Neven Maguire shares his recipes for Christmas starters with Vickie Maye.
You hear it all in TV studios – in the green room, off set. The roll of an eye at the mention of a high profile name, a knowing look. But there’s one name who always makes the entire team at RTÉ Cork – where he regularly visits for cookery slots on the Today show – break into a smile: Neven Maguire. He is the exact same off camera and on – just a really nice guy.
We meet at MacNean House, the local family restaurant he took over from his parents – and turned into a national phenomenon (waiting lists for a weekend table are two years – but there are cancellations).
I tell him about his reputation as the nicest celebrity in Ireland. He breaks into laughter. “I get that from my mother,” he says, “respect and be kind to people. There’s no roaring and shouting in my kitchen. We have 12 to 14 chefs, you don’t hang on to staff if you’re not looking after them.” Currently Neven is juggling many roles: there’s his baby and priority, MacNean House in Blacklion, Cavan with its award winning restaurant and 19 rooms. There’s his cookery school next door, his dream, open only when he is there to teach classes. There’s his new role as ambassador for Dunnes Simply Better range. There’s his TV work, an annual series (his Christmas special was on air last week and is still on the RTÉ Player) and regular appearances on the Today show. There are demos up and down the country that could see 500 people in attendance. There’s his writing – Neven’s books are award winning bestsellers (his latest Complete Family Cookbook is the bible as far as I’m concerned). And then, most importantly of all, there’s his family, his wife Amelda and kids, 5 year old twins Connor and Lucia. How on earth does it juggle it all? “It’s Andrea,” he says, nodding in the direction of his PA. “I know what I am doing in six months time. It’s about managing the diary, being clever about it. I started at 6 this morning and won’t get home until 1am but I take Mondays and Tuesdays off with the kids. They have made me more structured. Before they were born I remember nearly falling asleep driving back from Cork, ringing saying this is not the life I want. I was emotional, I was nearly in tears. I said we need to manage it better. The kids give you a base, I’m home a lot more. I cook a lot more. It’s all the kids want.” I ask him how he finds the time to be creative, to come up with new ideas. And again, just as he credits his PA for his ability to juggle his varied career, he pays tribute to his team. (Like I said, Neven Maguire is a nice guy.) “My team are so creative. It’s about letting them flourish.” When I ask him how he turned the small restaurant his parents Joe and Vera opened in 1969 into the success story it is today, he doesn’t mention the fact that he trained in some of the world’s finest restaurants, Michelin starred, or that he cooked for Lady Diana. No, he’s far too modest for that. He thanks RTÉ, and his TV career that began as resident chef on the afternoon show Open House. “TV was a great help to me. They’ve been very good to me. I’m privileged, I never take it for granted.” Neven should have an ego but the only time is uses the word proud is when he reflects on the impact MacNean has had on Blacklion. “We fill another 15 to 20 rooms in the area, this wee village that has struggled with the Troubles, with the recession. We are proud of that.”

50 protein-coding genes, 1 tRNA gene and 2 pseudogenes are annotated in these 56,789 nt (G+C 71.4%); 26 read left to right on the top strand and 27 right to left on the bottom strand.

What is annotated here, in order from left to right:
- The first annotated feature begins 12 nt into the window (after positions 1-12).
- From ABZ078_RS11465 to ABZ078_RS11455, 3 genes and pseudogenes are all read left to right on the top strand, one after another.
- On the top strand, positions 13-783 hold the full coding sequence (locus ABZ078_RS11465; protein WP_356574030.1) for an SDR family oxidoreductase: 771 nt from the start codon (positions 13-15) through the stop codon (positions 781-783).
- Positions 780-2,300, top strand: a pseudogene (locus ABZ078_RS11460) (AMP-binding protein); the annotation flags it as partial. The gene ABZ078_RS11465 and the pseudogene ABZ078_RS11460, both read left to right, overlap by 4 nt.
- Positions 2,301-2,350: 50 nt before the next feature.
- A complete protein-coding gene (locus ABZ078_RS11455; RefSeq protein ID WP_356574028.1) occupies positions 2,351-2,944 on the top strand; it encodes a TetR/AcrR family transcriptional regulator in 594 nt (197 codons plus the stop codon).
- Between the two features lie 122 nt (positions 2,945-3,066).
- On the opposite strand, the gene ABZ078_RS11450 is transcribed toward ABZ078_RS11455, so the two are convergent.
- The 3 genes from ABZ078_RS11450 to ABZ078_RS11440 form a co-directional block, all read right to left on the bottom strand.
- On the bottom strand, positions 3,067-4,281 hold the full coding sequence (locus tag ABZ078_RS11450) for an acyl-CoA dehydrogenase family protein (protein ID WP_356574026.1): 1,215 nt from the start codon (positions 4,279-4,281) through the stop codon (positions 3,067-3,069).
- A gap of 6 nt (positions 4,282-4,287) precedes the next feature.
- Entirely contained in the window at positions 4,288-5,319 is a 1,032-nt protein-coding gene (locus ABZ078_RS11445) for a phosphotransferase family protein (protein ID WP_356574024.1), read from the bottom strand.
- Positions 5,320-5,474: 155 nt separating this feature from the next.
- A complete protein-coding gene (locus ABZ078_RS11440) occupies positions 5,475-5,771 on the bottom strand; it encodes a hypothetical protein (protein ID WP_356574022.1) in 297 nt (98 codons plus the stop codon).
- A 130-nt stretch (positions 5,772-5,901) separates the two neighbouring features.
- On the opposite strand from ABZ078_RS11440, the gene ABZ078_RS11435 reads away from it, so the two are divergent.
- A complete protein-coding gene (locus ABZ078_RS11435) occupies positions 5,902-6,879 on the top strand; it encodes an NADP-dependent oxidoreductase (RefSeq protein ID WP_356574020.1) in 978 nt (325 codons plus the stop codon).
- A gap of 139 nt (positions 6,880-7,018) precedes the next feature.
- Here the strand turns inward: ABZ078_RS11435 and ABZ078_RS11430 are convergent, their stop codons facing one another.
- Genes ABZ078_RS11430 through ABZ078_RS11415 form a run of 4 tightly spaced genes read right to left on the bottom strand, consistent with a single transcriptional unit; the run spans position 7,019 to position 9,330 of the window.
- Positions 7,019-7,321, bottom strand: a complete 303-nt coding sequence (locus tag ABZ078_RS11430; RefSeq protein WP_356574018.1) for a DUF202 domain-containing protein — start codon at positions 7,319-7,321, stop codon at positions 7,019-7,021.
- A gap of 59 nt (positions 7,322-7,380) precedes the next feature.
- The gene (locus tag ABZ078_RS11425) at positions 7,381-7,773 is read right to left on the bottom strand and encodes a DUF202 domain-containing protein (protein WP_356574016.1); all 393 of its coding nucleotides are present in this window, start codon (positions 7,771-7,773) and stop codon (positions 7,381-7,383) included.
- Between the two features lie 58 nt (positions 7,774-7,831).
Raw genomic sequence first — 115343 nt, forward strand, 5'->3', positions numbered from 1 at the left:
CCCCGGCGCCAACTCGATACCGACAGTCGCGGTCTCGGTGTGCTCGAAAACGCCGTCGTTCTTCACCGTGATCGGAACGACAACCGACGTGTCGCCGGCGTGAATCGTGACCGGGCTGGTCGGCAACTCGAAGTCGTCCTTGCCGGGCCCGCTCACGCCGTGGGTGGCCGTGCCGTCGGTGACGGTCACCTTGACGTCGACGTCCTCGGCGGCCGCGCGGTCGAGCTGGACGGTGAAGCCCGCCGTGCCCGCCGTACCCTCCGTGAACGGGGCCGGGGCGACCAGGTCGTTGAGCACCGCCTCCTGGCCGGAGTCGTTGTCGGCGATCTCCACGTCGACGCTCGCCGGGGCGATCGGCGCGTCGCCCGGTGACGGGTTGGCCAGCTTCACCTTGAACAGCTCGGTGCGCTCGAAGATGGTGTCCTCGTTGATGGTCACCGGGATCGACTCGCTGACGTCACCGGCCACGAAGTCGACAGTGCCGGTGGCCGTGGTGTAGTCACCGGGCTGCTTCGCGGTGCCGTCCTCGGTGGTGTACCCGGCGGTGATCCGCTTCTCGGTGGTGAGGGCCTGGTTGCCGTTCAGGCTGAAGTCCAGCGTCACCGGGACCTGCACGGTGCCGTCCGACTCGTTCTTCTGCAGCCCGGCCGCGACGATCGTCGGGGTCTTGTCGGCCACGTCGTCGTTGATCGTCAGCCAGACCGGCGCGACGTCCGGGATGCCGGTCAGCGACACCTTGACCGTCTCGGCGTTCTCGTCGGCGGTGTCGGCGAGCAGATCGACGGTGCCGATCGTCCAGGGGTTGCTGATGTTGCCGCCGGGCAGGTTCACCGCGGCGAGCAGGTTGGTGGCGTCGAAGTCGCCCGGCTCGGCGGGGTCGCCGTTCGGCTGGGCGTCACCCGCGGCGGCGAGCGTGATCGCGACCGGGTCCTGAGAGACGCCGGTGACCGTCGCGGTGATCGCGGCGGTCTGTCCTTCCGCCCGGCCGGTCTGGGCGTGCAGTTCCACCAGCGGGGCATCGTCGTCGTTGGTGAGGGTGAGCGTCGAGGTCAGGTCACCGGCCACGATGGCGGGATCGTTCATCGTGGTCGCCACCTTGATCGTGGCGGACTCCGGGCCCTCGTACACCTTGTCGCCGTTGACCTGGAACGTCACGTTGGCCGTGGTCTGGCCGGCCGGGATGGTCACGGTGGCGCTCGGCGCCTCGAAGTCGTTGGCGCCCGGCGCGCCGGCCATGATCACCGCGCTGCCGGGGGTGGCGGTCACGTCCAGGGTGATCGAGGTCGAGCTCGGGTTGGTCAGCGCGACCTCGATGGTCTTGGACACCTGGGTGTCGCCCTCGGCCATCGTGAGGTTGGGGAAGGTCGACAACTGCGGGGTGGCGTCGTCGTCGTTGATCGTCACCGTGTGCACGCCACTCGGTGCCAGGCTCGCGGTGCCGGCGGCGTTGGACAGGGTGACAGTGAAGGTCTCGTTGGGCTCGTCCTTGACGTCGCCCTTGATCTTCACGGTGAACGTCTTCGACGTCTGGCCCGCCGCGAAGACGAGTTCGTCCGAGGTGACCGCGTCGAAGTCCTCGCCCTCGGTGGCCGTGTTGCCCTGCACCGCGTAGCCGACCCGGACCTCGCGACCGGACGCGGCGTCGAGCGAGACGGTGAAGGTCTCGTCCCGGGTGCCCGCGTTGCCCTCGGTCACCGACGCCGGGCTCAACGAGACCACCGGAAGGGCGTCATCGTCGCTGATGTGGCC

After experiencing MacNean, truly Neven has much more to be proud of. You arrive to the aroma of scented candles, stepping into the intimate bar with its open fires and Christmas trees (Neven’s wife Amelda decorates MacNean herself). After our welcome at reception, I’m not surprised to see awards on the wall for customer service. There’s a warmth here I haven’t experienced anywhere else.
There are the rooms, mine painted a stunning duck egg blue, a chandelier overhead, a marble bathroom stocked with Voya products. And then there is the menu. It is, quite simply, the best meal I have ever eaten. From the tasting menu I choose the Warm Hock Terrine, the Seared Sea Scallops, and for my main, the Halibut with Pearl Barley Risotto, followed by my dream sweet – the Chocolate Sensation, a chocolate shell cracked open by hot chocolate sauce. Sensation is right. The staff are professional but fun, one even cajoles my 11 year old into eating a scallop. She loves them. Neven would be happy. He is very passionate about what we feed our children – he’s written a book about it. His own kids are very much part of the kitchen and they eat what mum and dad eat. Neven is adamant about that. And yet there are still treats, something small on a Friday, ice cream on holidays. Just no fizzy drinks or sugary cereals – porridge only. The conversation moves naturally from children to Christmas. As you might expect, MacNean will be closed – “the staff need their time off” – but it will still be full. Neven is cooking for 40 family members (a family friend will also come and collect his dinner to take home – “it’s a time you think about people, it’s the way I was brought up” – so really, it’s 45). Naturally Neven takes this in his stride. “We do it all Christmas Eve. There will be roast goose, red cabbage, buttermilk brined turkey... I’ll spoil them” The trick, says Neven, is to be organised. “Do a list, do as much on Christmas Eve as you can – you can have your ham glaze made, your stuffing in the fridge, the soup can be frozen and warmed up.” Canapés and starters , and Neven shares two of his favourites here, are a great way to give you time to work on the main course. “Keep it simple, let people graze on the bruschetta, so you can focus on main course. But it’s important you’re part of it, it has to be fun.”
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